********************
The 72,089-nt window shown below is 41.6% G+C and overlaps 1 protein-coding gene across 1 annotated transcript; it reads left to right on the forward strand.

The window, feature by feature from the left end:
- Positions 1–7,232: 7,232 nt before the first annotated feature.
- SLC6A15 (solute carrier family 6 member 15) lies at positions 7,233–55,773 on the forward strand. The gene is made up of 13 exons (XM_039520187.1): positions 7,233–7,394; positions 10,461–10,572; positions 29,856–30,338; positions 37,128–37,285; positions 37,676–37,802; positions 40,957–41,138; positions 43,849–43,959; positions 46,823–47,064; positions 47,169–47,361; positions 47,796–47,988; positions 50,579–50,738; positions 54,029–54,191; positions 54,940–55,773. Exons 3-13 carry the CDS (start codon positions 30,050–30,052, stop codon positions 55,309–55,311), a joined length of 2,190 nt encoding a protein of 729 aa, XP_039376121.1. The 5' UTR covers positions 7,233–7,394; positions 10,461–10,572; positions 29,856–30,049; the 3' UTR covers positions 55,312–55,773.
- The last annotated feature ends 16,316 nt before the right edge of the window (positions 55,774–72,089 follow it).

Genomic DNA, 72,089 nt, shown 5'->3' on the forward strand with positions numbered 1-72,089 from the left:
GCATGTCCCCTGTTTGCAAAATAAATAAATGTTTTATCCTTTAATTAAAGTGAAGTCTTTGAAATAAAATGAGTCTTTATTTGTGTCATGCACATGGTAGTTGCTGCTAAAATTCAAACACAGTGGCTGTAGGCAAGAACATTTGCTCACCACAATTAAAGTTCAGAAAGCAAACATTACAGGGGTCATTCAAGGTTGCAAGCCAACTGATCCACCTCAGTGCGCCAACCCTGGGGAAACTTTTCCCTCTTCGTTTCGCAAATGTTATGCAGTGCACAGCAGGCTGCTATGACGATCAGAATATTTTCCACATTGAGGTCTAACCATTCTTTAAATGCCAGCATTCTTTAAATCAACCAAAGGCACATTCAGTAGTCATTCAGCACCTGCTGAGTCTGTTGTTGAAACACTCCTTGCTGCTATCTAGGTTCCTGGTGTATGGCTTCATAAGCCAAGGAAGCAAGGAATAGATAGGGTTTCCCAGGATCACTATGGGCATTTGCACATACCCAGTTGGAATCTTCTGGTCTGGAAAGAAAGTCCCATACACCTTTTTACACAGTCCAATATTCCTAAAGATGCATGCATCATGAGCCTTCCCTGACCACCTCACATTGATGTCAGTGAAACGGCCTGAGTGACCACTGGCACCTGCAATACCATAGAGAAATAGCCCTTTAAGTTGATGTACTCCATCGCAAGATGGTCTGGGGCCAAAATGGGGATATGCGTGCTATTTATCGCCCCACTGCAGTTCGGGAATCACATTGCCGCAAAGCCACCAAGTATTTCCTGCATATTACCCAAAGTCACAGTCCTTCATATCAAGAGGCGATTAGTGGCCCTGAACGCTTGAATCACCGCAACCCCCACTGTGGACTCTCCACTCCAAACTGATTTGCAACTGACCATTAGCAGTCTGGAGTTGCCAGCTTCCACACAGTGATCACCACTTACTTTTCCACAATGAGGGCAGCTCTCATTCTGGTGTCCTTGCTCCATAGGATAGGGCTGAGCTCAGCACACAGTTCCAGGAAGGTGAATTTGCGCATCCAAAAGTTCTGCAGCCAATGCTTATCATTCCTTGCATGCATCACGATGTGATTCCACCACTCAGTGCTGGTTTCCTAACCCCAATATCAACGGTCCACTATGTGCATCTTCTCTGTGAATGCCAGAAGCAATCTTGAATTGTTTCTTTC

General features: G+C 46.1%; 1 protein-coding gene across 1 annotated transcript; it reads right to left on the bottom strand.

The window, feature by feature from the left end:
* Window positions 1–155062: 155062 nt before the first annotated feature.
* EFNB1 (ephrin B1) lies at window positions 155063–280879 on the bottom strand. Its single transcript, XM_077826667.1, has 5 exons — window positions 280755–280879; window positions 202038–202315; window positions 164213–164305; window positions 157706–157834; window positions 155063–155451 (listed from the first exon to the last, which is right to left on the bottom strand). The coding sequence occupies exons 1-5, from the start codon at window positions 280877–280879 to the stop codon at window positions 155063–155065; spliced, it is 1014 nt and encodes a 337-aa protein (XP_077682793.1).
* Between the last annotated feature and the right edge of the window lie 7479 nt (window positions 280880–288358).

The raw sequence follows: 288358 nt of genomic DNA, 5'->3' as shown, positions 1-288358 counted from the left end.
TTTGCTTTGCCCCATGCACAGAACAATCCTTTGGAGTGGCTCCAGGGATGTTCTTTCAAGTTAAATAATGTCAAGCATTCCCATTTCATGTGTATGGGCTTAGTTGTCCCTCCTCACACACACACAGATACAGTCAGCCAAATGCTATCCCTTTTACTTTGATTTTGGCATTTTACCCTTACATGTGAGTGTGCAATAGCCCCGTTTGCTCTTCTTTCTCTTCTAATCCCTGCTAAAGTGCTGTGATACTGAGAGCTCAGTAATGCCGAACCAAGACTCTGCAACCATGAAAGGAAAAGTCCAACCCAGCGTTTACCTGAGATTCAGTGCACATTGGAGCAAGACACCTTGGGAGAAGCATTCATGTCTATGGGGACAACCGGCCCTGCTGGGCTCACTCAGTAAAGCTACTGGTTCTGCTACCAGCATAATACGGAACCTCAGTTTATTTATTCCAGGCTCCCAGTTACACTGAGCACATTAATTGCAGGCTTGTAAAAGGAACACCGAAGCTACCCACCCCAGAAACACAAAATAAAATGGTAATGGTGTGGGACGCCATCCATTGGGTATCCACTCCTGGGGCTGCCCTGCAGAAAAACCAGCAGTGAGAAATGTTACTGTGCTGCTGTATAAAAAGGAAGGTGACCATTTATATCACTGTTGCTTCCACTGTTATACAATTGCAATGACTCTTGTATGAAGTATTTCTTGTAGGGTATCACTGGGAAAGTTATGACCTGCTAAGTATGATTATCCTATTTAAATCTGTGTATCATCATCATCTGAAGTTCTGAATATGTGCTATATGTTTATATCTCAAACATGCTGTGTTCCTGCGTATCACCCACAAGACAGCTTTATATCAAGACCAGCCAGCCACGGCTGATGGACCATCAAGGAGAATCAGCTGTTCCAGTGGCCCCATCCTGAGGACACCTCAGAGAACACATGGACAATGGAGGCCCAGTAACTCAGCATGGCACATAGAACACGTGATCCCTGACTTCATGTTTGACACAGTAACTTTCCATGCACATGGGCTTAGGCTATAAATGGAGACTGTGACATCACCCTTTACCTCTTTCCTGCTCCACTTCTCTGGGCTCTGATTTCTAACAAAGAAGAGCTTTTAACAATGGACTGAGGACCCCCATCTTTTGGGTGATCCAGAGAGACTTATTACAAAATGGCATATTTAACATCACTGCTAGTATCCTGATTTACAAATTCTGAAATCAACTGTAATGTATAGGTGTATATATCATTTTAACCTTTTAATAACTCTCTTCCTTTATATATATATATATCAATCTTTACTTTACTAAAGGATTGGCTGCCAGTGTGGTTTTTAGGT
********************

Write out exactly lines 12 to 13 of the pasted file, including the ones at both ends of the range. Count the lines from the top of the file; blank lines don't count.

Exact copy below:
* Between the last annotated feature and the right edge of the window lie 7479 nt (window positions 280880–288358).

The raw sequence follows: 288358 nt of genomic DNA, 5'->3' as shown, positions 1-288358 counted from the left end.